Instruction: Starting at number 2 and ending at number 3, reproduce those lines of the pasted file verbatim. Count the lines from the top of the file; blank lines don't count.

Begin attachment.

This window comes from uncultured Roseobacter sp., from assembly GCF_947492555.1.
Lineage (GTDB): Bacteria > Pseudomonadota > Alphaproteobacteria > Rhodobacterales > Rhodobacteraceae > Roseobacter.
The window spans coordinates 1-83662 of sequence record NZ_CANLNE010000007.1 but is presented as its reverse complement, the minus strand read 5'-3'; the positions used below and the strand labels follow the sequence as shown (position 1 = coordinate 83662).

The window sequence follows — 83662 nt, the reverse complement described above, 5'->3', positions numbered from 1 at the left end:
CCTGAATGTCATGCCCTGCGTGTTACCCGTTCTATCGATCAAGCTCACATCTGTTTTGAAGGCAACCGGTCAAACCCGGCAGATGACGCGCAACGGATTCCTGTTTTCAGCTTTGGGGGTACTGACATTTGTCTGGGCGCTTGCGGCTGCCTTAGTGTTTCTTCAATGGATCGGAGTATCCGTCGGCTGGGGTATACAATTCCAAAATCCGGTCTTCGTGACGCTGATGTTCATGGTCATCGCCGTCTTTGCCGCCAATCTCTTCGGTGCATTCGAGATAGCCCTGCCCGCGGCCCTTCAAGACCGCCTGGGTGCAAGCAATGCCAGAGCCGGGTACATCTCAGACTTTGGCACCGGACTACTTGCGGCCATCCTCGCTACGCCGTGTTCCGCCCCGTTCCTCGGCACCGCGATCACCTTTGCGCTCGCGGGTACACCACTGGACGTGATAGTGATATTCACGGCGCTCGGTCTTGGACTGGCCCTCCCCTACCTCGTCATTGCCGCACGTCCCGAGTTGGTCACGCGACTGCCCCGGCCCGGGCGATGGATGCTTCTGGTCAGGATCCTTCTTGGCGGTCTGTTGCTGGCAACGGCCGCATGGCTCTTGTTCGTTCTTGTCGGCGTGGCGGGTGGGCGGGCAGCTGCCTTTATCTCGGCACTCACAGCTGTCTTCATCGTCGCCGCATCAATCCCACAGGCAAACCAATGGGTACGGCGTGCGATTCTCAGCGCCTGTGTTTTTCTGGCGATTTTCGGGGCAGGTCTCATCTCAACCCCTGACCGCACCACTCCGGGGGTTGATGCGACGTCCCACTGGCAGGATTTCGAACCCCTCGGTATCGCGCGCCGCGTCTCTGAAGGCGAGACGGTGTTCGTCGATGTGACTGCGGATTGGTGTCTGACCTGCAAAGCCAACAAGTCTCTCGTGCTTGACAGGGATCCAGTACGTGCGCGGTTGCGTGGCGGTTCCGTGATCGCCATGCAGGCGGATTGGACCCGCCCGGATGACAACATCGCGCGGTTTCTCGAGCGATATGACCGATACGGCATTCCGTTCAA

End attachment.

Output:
Lineage (GTDB): Bacteria > Pseudomonadota > Alphaproteobacteria > Rhodobacterales > Rhodobacteraceae > Roseobacter.
The window spans coordinates 1-83662 of sequence record NZ_CANLNE010000007.1 but is presented as its reverse complement, the minus strand read 5'-3'; the positions used below and the strand labels follow the sequence as shown (position 1 = coordinate 83662).